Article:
12 Amazon Kindle Tips Tricks
With the Kindle, Amazon has changed how we all read, and the new Amazon Kindle Oasis is mixing things up again. Gone are the days of lugging voluminous text books to lecture halls and a second suitcase of novels on that two week holiday you’ve so been looking forward to. It’s a whole library in your backpack or handbag and one that only needs charging every month or so.
It’s far more than just an e-ink display wrapped in a bit of plastic, though. As well as simply replacing your traditional, printed books, the Kindle hosts a number of additional features you might not have been aware of.
Watch: Hands-on with the Kindle Oasis
These features will sort you out with free books, let you borrow off your mates, and generally have a better all-round reading experience.
1. Download books for free
You know how you’ve always planned to read the classics but just never found the time? Well now there’s really no excuse to continue dodging Dickins or sidestepping Mark Twain, you can download them all without sending your bank balance back to Victorian times as Amazon’s giving them away for free.
Related: Kindle Oasis vs Voyage
Searching these out on an individual basis can be a pretty laborious, and often hit-and-miss affair, so why not save yourself a bit of time by checking out the full collection of free Kindle books here. It’s not just the classics that won’t cost you either. With more than 8,000 free books on offer, Amazon is giving out reads to suit all tastes. And Amazon isn’t the only one. The Open Library lets you download and borrow millions of books without charge.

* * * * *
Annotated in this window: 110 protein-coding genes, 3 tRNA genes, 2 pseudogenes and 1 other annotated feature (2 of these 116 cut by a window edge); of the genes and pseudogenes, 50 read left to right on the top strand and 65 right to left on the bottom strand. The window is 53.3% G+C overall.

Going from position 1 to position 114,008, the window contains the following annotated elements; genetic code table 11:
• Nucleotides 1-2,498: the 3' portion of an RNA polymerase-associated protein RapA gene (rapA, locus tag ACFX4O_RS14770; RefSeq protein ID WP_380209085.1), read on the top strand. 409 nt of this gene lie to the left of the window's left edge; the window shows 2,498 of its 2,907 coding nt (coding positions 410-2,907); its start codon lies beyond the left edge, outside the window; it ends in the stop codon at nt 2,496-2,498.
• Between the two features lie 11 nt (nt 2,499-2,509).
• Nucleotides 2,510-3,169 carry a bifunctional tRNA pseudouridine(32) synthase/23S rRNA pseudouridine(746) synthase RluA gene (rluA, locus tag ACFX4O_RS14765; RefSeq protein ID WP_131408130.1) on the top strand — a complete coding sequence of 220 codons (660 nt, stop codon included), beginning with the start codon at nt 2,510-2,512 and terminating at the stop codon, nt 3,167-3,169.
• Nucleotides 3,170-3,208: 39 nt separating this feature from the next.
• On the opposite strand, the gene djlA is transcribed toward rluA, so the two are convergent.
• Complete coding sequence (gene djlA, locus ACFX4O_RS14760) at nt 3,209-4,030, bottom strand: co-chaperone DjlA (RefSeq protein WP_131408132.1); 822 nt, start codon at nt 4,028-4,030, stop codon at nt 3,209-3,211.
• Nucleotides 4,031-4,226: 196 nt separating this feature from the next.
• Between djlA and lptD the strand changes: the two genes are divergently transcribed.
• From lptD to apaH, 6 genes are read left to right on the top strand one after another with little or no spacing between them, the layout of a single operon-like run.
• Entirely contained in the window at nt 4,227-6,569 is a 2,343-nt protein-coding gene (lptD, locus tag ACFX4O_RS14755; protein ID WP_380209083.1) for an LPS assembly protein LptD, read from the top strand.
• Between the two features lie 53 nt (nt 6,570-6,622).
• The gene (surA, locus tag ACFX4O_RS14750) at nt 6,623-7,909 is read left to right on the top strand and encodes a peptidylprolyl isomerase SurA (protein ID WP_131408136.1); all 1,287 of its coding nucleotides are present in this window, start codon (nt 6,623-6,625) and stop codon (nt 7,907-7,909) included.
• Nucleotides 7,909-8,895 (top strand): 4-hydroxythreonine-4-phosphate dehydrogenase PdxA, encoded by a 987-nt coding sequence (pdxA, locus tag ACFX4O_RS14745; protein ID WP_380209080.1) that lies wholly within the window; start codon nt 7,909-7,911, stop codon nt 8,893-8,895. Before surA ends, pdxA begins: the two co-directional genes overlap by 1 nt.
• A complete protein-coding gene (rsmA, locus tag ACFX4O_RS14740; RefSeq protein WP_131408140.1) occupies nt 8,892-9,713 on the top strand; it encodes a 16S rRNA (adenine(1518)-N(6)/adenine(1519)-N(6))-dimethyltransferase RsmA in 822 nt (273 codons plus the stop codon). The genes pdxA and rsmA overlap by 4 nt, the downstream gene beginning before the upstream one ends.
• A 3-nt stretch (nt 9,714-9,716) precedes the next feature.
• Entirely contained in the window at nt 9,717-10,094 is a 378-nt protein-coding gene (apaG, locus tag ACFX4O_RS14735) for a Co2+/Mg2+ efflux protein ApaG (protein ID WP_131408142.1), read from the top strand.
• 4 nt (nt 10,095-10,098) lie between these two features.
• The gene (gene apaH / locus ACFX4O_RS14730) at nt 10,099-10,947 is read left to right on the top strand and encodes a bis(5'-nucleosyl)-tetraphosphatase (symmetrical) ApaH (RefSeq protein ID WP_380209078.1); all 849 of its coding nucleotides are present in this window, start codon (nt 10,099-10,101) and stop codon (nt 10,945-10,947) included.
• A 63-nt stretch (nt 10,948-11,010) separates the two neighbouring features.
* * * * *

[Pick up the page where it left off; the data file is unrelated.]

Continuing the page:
2. Take a screengrab
It’s not just your smartphone and laptop that let you take the hassle out of actually having to remember things – your Kindle’s in on the brain-saving game too, with the ability to let you take screen grabs. A handy addition for textbook revisers and cookbook inspirers, all Paperwhite, Voyage, and Oasis Kindles boast this feature, and it’s a lot easier than your PC’s Ctrl + Alt + PrtSc efforts.
Instead of a finding a button for every finger, just try pressing and holding on opposing corners of the screen simultaneously (such as top right and bottom left). Do it right and you should see the screen flash – like it’s changing pages. All your screengrabs are stored as .png files, and can be transferred by connecting your Kindle to a computer via micro USB.
3. Highlight text for easier revision
Sometimes a screengrab is overkill, and it’s just a snippet of a page you need to keep a record of. That’s where Highlights come in. The digital version of those fluorescent yellow pens we all used at school, these highlights make finding desired quotes and standout comments a doddle.
Related: Kindle Voyage review
Press and hold on the word where you want to start the highlight and then drag your finger, without removing it from the screen, to your desired end point. You’ll be presented with a range of options, including the ability to make notes or share your selection. Clicking ‘Highlight’ though will do just that, with all your highlights later available as individual bookmarks within a title.
4. Get copies of your physical books with Matchbook